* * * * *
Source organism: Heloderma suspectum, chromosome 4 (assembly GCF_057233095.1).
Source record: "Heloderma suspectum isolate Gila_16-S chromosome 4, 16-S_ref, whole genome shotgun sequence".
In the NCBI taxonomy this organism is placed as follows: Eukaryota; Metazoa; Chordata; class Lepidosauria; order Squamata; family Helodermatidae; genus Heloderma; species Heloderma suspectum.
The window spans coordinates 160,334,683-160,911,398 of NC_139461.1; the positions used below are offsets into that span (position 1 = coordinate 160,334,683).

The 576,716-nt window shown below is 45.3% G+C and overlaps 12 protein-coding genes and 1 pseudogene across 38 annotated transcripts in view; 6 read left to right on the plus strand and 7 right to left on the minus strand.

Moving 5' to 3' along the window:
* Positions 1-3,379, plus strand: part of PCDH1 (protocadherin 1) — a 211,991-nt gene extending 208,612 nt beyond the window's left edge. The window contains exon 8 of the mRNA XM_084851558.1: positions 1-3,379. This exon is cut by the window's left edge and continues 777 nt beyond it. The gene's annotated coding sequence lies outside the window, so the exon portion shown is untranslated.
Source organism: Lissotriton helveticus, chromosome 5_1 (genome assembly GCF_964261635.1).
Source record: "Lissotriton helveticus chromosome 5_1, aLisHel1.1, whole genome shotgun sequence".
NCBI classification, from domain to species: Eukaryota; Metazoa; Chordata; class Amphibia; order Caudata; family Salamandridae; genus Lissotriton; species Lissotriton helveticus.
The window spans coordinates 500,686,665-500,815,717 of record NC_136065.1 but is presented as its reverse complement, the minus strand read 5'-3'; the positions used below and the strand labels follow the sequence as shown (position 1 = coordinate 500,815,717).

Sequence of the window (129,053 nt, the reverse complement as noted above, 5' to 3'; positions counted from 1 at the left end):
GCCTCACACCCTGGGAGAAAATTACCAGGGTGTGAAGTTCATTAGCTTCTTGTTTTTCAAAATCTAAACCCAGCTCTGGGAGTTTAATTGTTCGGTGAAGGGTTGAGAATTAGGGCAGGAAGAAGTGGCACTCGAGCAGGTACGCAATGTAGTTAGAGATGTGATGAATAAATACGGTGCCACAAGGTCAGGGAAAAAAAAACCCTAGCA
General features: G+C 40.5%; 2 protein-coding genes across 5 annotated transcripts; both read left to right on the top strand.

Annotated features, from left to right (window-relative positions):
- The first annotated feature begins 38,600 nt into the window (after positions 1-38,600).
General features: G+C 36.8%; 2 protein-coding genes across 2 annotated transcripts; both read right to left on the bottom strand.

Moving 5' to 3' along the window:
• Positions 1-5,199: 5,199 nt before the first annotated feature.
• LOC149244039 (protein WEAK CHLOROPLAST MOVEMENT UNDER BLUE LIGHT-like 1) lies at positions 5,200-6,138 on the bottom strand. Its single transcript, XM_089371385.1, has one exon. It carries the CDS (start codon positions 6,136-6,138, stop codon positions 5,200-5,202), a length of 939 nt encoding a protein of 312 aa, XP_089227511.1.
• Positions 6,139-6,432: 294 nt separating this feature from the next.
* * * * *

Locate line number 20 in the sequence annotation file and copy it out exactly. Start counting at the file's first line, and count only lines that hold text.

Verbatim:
• LOC149244039 (protein WEAK CHLOROPLAST MOVEMENT UNDER BLUE LIGHT-like 1) lies at positions 5,200-6,138 on the bottom strand. Its single transcript, XM_089371385.1, has one exon. It carries the CDS (start codon positions 6,136-6,138, stop codon positions 5,200-5,202), a length of 939 nt encoding a protein of 312 aa, XP_089227511.1.